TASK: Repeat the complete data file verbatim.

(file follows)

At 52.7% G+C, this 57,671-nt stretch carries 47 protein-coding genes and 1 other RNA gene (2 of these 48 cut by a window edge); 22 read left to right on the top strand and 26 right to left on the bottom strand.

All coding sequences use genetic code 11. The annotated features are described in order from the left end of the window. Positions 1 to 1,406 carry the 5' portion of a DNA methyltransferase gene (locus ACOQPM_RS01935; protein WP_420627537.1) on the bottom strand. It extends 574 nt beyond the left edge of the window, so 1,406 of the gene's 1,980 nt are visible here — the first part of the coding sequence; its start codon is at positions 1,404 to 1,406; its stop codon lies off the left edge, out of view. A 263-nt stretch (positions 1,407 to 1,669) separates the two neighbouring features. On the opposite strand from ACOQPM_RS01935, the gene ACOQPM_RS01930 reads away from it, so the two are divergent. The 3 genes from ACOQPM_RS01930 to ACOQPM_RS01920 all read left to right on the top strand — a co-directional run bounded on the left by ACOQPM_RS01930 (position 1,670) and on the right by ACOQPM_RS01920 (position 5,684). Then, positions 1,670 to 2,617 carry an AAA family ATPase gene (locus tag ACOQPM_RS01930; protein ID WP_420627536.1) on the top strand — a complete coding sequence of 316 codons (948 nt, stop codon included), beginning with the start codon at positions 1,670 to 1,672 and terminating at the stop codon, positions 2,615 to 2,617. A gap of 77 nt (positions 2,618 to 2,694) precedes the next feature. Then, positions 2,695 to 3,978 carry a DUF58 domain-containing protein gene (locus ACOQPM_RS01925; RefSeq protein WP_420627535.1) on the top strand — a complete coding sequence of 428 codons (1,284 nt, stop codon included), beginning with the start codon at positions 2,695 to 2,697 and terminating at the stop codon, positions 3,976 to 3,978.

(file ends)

At 52.7% G+C, this 57,671-nt stretch carries 47 protein-coding genes and 1 other RNA gene (2 of these 48 cut by a window edge); 22 read left to right on the top strand and 26 right to left on the bottom strand.

All coding sequences use genetic code 11. The annotated features are described in order from the left end of the window. Positions 1 to 1,406 carry the 5' portion of a DNA methyltransferase gene (locus ACOQPM_RS01935; protein WP_420627537.1) on the bottom strand. It extends 574 nt beyond the left edge of the window, so 1,406 of the gene's 1,980 nt are visible here — the first part of the coding sequence; its start codon is at positions 1,404 to 1,406; its stop codon lies off the left edge, out of view. A 263-nt stretch (positions 1,407 to 1,669) separates the two neighbouring features. On the opposite strand from ACOQPM_RS01935, the gene ACOQPM_RS01930 reads away from it, so the two are divergent. The 3 genes from ACOQPM_RS01930 to ACOQPM_RS01920 all read left to right on the top strand — a co-directional run bounded on the left by ACOQPM_RS01930 (position 1,670) and on the right by ACOQPM_RS01920 (position 5,684). Then, positions 1,670 to 2,617 carry an AAA family ATPase gene (locus tag ACOQPM_RS01930; protein ID WP_420627536.1) on the top strand — a complete coding sequence of 316 codons (948 nt, stop codon included), beginning with the start codon at positions 1,670 to 1,672 and terminating at the stop codon, positions 2,615 to 2,617. A gap of 77 nt (positions 2,618 to 2,694) precedes the next feature. Then, positions 2,695 to 3,978 carry a DUF58 domain-containing protein gene (locus ACOQPM_RS01925; RefSeq protein WP_420627535.1) on the top strand — a complete coding sequence of 428 codons (1,284 nt, stop codon included), beginning with the start codon at positions 2,695 to 2,697 and terminating at the stop codon, positions 3,976 to 3,978.